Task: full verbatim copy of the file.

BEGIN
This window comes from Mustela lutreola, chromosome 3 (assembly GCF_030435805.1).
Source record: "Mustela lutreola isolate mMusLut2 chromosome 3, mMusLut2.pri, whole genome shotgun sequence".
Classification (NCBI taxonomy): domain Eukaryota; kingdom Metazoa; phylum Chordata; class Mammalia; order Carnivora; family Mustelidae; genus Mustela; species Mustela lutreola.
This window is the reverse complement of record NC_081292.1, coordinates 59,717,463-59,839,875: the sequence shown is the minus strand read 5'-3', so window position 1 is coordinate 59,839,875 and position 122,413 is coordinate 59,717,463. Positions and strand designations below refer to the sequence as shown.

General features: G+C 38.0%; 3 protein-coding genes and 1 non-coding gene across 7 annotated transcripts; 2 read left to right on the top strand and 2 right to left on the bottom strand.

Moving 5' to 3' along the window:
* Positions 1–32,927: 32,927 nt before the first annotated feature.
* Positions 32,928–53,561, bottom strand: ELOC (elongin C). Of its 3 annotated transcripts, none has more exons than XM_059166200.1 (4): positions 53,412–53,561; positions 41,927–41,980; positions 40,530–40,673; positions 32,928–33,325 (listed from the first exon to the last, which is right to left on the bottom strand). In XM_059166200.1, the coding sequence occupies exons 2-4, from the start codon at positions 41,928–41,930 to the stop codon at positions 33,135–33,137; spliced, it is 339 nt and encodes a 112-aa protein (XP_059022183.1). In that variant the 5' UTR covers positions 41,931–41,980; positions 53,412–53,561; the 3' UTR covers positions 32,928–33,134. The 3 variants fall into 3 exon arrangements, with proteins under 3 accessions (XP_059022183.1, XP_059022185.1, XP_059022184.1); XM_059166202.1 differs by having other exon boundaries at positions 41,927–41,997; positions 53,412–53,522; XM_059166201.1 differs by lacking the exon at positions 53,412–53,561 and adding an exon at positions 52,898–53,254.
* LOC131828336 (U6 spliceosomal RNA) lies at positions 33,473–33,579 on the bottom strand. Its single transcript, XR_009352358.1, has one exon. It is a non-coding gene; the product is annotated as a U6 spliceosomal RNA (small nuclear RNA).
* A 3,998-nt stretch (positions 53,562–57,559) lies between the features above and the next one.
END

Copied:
This window comes from Mustela lutreola, chromosome 3 (assembly GCF_030435805.1).
Source record: "Mustela lutreola isolate mMusLut2 chromosome 3, mMusLut2.pri, whole genome shotgun sequence".
Classification (NCBI taxonomy): domain Eukaryota; kingdom Metazoa; phylum Chordata; class Mammalia; order Carnivora; family Mustelidae; genus Mustela; species Mustela lutreola.
This window is the reverse complement of record NC_081292.1, coordinates 59,717,463-59,839,875: the sequence shown is the minus strand read 5'-3', so window position 1 is coordinate 59,839,875 and position 122,413 is coordinate 59,717,463. Positions and strand designations below refer to the sequence as shown.

General features: G+C 38.0%; 3 protein-coding genes and 1 non-coding gene across 7 annotated transcripts; 2 read left to right on the top strand and 2 right to left on the bottom strand.

Moving 5' to 3' along the window:
* Positions 1–32,927: 32,927 nt before the first annotated feature.
* Positions 32,928–53,561, bottom strand: ELOC (elongin C). Of its 3 annotated transcripts, none has more exons than XM_059166200.1 (4): positions 53,412–53,561; positions 41,927–41,980; positions 40,530–40,673; positions 32,928–33,325 (listed from the first exon to the last, which is right to left on the bottom strand). In XM_059166200.1, the coding sequence occupies exons 2-4, from the start codon at positions 41,928–41,930 to the stop codon at positions 33,135–33,137; spliced, it is 339 nt and encodes a 112-aa protein (XP_059022183.1). In that variant the 5' UTR covers positions 41,931–41,980; positions 53,412–53,561; the 3' UTR covers positions 32,928–33,134. The 3 variants fall into 3 exon arrangements, with proteins under 3 accessions (XP_059022183.1, XP_059022185.1, XP_059022184.1); XM_059166202.1 differs by having other exon boundaries at positions 41,927–41,997; positions 53,412–53,522; XM_059166201.1 differs by lacking the exon at positions 53,412–53,561 and adding an exon at positions 52,898–53,254.
* LOC131828336 (U6 spliceosomal RNA) lies at positions 33,473–33,579 on the bottom strand. Its single transcript, XR_009352358.1, has one exon. It is a non-coding gene; the product is annotated as a U6 spliceosomal RNA (small nuclear RNA).
* A 3,998-nt stretch (positions 53,562–57,559) lies between the features above and the next one.